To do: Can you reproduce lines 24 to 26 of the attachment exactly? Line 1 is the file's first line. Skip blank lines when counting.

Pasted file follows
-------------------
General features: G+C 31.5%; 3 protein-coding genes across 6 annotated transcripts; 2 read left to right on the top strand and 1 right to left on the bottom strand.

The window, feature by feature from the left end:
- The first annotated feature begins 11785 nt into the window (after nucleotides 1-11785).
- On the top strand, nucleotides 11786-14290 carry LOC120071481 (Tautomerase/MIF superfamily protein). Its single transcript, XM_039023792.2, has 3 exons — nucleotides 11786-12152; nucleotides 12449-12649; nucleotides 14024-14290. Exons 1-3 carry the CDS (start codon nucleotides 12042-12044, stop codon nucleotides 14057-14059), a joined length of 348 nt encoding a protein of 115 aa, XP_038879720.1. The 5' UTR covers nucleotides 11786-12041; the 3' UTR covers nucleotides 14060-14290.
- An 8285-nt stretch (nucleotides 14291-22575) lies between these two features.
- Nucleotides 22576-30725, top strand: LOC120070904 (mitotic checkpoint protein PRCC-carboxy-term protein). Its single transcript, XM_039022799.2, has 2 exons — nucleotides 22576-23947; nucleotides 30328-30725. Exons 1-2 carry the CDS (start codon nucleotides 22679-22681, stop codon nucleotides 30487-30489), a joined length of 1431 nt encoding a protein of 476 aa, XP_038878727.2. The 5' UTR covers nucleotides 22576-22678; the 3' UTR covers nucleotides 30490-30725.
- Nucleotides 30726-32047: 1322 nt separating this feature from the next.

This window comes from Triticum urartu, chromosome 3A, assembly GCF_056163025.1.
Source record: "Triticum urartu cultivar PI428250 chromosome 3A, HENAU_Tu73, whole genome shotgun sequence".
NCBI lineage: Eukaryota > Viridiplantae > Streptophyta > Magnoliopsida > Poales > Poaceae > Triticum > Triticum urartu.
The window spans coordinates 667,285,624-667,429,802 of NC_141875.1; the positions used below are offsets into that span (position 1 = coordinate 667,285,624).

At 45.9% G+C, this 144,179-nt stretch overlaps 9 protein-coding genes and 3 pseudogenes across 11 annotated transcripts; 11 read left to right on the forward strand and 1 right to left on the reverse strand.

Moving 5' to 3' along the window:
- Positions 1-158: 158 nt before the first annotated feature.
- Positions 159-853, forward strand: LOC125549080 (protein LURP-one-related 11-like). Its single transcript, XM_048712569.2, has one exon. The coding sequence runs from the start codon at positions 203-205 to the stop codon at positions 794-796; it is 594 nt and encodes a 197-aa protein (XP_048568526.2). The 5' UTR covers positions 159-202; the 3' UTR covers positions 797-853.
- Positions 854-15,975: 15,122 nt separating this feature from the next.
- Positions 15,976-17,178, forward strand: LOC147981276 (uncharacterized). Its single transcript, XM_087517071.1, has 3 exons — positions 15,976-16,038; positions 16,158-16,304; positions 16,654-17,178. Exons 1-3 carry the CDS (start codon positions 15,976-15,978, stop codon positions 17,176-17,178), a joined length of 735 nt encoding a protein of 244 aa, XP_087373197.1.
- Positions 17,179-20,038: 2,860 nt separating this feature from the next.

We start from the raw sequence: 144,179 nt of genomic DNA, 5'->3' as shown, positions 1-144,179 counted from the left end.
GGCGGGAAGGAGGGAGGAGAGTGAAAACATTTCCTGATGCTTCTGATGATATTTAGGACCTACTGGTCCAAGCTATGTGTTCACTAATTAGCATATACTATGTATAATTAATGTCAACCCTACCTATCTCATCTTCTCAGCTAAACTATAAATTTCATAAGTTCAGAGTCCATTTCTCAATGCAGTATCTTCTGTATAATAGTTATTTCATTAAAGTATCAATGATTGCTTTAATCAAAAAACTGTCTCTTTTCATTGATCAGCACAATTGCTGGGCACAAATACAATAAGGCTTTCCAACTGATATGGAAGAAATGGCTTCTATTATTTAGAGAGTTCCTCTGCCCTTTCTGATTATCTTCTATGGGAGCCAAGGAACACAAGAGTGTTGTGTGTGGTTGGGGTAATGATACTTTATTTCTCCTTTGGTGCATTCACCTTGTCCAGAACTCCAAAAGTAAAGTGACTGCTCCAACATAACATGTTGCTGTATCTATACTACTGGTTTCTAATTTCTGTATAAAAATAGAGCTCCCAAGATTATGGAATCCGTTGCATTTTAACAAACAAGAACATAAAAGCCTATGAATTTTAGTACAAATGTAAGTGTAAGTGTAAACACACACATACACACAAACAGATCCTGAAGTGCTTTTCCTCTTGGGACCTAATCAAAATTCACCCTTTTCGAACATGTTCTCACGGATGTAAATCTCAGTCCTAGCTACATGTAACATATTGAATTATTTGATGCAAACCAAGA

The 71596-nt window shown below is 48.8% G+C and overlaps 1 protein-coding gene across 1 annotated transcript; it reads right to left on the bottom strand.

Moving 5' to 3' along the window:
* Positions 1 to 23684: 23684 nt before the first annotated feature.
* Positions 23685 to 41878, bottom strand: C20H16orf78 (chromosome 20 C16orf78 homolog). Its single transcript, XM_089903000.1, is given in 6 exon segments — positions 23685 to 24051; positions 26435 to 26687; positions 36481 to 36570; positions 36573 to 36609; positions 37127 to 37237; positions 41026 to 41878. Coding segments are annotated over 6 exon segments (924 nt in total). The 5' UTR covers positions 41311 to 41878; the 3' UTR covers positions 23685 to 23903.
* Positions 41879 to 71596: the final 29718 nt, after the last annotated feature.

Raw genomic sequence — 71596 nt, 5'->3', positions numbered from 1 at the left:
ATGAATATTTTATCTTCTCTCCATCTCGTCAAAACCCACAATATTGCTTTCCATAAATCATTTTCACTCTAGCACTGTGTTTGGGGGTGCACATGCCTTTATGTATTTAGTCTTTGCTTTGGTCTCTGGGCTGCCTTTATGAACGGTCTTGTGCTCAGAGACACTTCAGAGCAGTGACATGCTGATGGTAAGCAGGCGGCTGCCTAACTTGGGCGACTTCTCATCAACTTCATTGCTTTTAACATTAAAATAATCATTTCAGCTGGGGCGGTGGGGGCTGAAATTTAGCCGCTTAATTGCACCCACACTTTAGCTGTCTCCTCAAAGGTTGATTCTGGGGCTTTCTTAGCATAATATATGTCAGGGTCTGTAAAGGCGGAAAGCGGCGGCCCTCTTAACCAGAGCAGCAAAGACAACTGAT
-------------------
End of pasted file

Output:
* Positions 23685 to 41878, bottom strand: C20H16orf78 (chromosome 20 C16orf78 homolog). Its single transcript, XM_089903000.1, is given in 6 exon segments — positions 23685 to 24051; positions 26435 to 26687; positions 36481 to 36570; positions 36573 to 36609; positions 37127 to 37237; positions 41026 to 41878. Coding segments are annotated over 6 exon segments (924 nt in total). The 5' UTR covers positions 41311 to 41878; the 3' UTR covers positions 23685 to 23903.
* Positions 41879 to 71596: the final 29718 nt, after the last annotated feature.

Raw genomic sequence — 71596 nt, 5'->3', positions numbered from 1 at the left: